Kees Moeliker reports a well-known—but seldom noticed by humans—butterfly behavior: drinking human tears.
Here is a machine-translation into English of his report in the September 22, 2020 issue of the Dutch newspaper NRC:
While on holiday in the Alps, a butterﬂy feasts on the eye ﬂuid of Kees Moeliker’s daughter
The splendor of ﬂowers in a Tyrolean alpine meadow provides an exuberant butterﬂy life that we no longer know at home in our parched and botanically impoverished Dutch meadows. Everywhere are mazarine blues, pearly heaths, meadow browns, and even swallowtails.
A brown-black butterﬂy ﬂies around restlessly at a forest edge where we rest along a brook. When he sits down on the green canvas of my backpack, the orange wing band appears with striking black eye spots with bright white centers. I don’t know the species, but with the iObs app it becomes clear that it is the summer erebia (Erebia aethiops), a common species in the Alps. Nothing new under the sun, but that changes when the butterﬂy lands on my daughter’s nose. “It is very itchy, Daddy,” says Anna Inez (12), who admirably lets nature take its course, even as the insect slowly moves towards her eye. In cases like this, even on vacation, all I can do is observe and record: the butterﬂy – a male – is now sitting on her cheek, poking between her narrowed eyelids with its proboscis. My very own child undergoes a blatant attempt of ‘lachryphagy’ – drinking tear ﬂuid – by a European diurnal butterﬂy!
Thanks to decades of research by Hans Bänzinger, this behavior is known, but only in tropical moths, ﬂies and bees. The Swiss entomologist consistently illustrated the countless articles he published on lachryphagy with terrifying photos of his own wide-open eyes in which insects often greedily feast on his tear ﬂuid.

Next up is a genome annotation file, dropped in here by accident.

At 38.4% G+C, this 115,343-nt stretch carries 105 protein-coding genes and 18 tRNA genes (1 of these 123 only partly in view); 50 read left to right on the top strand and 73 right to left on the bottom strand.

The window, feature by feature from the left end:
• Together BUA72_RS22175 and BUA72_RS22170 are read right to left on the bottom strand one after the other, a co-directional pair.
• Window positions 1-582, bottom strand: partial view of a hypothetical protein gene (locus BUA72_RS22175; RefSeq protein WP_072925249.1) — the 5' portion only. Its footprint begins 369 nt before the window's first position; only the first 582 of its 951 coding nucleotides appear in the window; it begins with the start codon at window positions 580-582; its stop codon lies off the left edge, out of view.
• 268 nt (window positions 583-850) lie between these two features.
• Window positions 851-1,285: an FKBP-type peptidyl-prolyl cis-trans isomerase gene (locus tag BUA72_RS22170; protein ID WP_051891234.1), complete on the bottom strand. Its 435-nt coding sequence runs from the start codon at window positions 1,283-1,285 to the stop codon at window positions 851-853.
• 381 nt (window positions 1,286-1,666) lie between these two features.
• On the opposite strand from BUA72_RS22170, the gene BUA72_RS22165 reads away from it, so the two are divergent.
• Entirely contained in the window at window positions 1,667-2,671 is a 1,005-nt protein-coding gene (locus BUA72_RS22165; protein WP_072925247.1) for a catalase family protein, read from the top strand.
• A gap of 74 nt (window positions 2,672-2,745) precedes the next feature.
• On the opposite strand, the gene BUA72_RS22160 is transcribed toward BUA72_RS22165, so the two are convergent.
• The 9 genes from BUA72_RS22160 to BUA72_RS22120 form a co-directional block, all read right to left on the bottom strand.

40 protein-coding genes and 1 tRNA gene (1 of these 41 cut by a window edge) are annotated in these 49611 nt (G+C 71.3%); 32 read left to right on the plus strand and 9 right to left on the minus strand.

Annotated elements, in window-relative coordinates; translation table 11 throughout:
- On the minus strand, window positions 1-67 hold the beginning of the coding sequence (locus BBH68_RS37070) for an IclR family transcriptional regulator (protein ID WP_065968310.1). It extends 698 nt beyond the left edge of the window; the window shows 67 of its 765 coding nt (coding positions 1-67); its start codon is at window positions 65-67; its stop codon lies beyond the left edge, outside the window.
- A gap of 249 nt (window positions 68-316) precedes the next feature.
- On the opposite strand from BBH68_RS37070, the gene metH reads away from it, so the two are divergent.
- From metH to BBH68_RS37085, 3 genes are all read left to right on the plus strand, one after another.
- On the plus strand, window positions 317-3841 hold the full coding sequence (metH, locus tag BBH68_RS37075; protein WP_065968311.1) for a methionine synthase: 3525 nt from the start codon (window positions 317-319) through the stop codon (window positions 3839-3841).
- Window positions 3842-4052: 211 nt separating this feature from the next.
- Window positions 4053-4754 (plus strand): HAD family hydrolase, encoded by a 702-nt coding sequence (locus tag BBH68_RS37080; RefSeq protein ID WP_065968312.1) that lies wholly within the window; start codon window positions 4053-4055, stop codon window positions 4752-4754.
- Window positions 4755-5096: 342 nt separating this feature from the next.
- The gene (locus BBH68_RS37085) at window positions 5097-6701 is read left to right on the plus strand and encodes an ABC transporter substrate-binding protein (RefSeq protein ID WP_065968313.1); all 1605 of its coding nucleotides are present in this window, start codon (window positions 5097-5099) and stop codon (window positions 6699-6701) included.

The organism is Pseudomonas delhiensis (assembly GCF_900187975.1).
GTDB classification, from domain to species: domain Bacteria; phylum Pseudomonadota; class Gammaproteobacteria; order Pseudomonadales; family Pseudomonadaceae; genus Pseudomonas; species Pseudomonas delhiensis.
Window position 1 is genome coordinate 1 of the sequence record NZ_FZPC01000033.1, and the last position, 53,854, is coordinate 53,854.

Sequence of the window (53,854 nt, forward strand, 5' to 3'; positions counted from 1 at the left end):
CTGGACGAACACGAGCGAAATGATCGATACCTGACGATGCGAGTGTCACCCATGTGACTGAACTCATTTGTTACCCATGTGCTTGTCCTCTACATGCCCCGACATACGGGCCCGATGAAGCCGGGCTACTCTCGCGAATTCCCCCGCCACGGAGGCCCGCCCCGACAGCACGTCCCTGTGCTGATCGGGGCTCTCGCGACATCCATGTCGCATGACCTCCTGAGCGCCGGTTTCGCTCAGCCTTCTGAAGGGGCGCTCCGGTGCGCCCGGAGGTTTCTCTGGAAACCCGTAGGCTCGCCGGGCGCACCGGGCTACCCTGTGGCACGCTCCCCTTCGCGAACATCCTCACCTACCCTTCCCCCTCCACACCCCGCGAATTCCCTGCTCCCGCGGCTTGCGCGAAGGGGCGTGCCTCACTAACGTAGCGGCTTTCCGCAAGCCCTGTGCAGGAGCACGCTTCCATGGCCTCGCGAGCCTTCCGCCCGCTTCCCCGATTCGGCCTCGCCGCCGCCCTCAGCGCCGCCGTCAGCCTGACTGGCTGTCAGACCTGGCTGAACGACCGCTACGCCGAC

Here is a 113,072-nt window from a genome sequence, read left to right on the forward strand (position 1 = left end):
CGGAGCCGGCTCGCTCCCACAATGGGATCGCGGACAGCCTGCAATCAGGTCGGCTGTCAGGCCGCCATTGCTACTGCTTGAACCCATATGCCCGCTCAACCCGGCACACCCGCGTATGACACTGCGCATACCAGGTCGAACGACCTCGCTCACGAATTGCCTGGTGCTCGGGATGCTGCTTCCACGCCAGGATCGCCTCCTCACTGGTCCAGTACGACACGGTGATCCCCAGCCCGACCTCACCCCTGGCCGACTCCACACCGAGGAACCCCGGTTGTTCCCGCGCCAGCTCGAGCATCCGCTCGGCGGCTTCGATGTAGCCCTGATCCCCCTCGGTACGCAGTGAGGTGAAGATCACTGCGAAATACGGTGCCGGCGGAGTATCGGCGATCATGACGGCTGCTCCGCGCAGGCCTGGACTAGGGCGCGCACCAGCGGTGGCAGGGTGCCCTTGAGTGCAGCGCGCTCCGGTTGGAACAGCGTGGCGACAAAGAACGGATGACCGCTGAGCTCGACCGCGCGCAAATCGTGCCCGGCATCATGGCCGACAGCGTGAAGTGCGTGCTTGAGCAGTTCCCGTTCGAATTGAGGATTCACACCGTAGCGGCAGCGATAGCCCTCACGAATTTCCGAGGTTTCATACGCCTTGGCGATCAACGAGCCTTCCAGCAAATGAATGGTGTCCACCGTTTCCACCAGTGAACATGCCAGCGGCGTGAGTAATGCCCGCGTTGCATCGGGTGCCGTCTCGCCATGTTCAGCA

This tear-drinking has now been recorded in more than a hundred insect species. They are after sodium and proteins, mainly in cattle, horses, deer and elephants and to a lesser extent in caimans, turtles and birds. About 25 insect species, most of them moths, also suck moisture from people’s eyes. In teardrop-drinking butterﬂies, the proboscis acts as a suction organ that is specially equipped with nasty spines and barbs (for grip) but with a ﬂexible tip, designed not to irritate the victim unnecessarily. Bänzinger only felt extreme pain when attacked by the Lobocraspis griseifusa moth with squinted eyes. With his eyes open, he experienced nothing worth mentioning or ‘pinpricks’. Anna Inez described the feeling as “irritating”.
After barely two minutes the butterﬂy ﬂies away and lands (because of my glasses?) on my lower lip. I can barely suppress my ﬁrst reﬂex (splash!)